Sunday, 1 March 2015

The welchers' guide to contract law with

They do a good job the shops on Flores: their offering has expanded in the nine years we've been here but remains of necessity limited so thank goodness for being able to buy online through the likes of Amazon and eBay. Delivery charges are an issue, though - an inevitable part of island life and we regularly find ourselves choosing according to the delivery rather than the actual price of the item.

The other day, we ordered a garden bench off Amazon. It wasn't the cheapest but the delivery was a stonkingly competetive £5.00 (6,50€/$7.50) so we bought. 24 hours later came the "Your product has been dispatched" e-mail and then a few hours after that:-

"No! No-No! No-No-No!" I said in same tone of voice as Basil Fawlty when he discovered that a couple sharing a double room were not married.

For the remainder of this post, I'm just going to paste up the exchange of e-mails (click them to enlarge). Any first year law students looking in will find this informative.

Any idea I entertained about that causing Kate, Charlotte and Lesley to go scurrying for their (presumably pristine) copy of Gloag on Contract (13th ed.) was dashed. Guess what they replied:-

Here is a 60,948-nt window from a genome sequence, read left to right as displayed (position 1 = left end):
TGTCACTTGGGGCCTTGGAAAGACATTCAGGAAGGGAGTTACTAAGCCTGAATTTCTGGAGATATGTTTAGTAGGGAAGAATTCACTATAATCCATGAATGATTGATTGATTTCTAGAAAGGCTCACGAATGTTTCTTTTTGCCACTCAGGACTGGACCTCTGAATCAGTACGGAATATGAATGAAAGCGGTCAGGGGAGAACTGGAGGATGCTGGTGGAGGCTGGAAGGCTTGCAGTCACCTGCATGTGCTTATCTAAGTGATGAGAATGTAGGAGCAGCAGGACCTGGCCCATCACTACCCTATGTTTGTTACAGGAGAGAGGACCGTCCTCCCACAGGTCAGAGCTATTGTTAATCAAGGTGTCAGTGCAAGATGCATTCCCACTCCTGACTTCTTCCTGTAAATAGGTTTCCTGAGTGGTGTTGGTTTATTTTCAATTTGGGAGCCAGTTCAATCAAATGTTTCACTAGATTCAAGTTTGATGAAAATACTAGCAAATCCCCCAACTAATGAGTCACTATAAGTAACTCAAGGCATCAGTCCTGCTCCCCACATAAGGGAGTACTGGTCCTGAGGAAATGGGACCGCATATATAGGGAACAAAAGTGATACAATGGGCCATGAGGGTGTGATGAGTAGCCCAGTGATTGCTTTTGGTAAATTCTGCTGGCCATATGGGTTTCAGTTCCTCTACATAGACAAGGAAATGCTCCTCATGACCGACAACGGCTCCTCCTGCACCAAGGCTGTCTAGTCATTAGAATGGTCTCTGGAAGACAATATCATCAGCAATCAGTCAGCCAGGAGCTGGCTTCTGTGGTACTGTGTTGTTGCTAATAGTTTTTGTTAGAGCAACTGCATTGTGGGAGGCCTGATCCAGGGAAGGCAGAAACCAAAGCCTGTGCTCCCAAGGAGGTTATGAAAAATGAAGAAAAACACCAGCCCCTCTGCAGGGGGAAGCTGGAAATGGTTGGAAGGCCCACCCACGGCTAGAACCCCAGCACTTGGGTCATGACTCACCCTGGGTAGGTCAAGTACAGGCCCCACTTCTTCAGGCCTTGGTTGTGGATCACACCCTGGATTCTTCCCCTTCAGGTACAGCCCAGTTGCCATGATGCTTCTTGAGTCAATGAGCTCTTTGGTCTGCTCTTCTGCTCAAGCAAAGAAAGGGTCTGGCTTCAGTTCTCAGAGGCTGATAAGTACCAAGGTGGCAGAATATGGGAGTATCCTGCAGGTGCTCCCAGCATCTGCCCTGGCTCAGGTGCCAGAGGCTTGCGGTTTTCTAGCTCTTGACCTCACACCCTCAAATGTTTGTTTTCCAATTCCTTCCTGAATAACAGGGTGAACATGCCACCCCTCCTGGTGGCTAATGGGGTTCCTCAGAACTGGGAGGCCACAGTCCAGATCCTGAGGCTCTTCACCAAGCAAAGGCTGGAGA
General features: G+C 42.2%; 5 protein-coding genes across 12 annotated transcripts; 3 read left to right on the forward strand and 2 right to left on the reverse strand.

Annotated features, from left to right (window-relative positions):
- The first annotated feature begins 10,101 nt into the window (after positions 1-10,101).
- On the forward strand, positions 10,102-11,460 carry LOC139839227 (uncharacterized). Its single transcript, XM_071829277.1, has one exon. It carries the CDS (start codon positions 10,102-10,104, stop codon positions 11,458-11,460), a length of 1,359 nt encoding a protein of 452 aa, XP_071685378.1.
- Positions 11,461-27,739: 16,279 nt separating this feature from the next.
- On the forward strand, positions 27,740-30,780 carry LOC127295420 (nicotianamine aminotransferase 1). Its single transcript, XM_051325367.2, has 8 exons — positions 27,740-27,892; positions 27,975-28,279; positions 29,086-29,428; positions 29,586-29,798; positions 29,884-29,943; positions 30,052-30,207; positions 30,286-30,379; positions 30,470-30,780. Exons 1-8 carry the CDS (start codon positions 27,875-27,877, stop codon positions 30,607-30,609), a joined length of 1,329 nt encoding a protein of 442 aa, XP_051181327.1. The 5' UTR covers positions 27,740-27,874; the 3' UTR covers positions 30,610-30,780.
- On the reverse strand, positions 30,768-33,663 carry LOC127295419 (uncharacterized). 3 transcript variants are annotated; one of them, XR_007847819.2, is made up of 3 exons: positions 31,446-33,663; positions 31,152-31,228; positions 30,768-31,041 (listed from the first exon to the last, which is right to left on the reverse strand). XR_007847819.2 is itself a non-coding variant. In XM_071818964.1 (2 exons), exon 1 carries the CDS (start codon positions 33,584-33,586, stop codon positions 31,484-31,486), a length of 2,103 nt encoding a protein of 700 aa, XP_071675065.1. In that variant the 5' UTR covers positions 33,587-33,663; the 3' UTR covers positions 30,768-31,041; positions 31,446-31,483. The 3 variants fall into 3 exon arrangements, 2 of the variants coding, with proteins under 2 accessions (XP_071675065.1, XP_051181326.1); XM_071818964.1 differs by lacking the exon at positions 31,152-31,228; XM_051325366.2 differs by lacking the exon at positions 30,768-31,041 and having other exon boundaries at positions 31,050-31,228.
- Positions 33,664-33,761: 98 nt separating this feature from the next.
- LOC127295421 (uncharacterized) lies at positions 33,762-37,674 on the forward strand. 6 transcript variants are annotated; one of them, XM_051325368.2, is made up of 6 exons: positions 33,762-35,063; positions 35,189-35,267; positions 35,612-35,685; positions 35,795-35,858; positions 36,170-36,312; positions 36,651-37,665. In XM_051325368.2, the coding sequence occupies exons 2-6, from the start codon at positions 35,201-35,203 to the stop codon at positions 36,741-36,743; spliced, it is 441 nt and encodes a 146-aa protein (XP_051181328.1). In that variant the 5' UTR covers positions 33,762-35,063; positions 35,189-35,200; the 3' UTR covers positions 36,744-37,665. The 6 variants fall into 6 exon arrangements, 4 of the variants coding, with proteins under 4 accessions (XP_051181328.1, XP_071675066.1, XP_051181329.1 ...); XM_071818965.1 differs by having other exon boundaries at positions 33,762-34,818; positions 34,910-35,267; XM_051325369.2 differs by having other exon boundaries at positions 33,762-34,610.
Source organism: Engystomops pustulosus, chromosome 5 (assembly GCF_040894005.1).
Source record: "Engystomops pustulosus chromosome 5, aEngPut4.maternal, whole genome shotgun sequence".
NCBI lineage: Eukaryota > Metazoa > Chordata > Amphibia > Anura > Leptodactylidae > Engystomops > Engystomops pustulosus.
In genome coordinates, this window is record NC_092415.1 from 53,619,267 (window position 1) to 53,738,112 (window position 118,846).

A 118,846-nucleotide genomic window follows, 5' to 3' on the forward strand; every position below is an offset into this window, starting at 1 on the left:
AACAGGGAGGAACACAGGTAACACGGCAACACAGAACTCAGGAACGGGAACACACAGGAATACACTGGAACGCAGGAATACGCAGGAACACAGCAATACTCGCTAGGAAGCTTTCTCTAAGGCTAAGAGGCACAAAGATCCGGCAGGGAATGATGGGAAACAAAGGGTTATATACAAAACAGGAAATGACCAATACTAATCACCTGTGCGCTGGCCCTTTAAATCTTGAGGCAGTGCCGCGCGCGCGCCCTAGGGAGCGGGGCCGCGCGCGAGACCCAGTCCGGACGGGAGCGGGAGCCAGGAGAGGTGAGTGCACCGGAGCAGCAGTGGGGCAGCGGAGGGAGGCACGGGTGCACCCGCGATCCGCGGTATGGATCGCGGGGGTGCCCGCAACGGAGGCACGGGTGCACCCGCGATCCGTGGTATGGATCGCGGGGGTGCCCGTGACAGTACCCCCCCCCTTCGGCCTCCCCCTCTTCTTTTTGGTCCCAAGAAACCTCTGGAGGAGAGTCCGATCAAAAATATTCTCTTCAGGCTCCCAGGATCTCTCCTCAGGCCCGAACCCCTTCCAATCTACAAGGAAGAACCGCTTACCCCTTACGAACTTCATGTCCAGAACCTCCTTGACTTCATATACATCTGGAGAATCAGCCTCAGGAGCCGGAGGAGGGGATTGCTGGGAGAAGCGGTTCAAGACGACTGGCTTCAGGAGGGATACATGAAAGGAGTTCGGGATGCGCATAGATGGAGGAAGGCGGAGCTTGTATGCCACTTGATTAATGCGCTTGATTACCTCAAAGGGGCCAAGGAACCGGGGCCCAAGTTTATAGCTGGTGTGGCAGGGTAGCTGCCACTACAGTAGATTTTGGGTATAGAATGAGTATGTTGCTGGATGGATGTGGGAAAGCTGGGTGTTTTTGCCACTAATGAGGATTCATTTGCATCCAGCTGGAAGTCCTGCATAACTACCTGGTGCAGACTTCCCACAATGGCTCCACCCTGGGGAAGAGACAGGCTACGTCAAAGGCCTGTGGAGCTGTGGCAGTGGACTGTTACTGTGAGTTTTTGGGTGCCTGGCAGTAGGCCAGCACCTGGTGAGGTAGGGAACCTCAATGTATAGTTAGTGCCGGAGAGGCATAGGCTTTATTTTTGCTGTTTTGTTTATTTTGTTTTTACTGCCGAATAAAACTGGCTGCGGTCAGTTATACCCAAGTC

It would appear that, in this online age, the law of contract has moved on since I retired: the old certainties of White & Carter Councils have been overturned by the brocard paenitemus de incommodo causatur. At least I have the remedy of actio relinquat responsione negativa

 My review on Amazon didn't get published. They sent me an e-mail urging me to revise and resubmit it but keeping in mind their guidelines and in particular the need to refrain from obscene or profane language.


Marisa Fagundes Pereira said...

Way to go Neil! Once a lawyer... ;)

Atticus Finch said...

Disappointed to see you have given up. Take them all the way for breech of contract.

Anonymous said...

If it makes you feel better, I they don't ship large(ish) items to mainland Portugal either.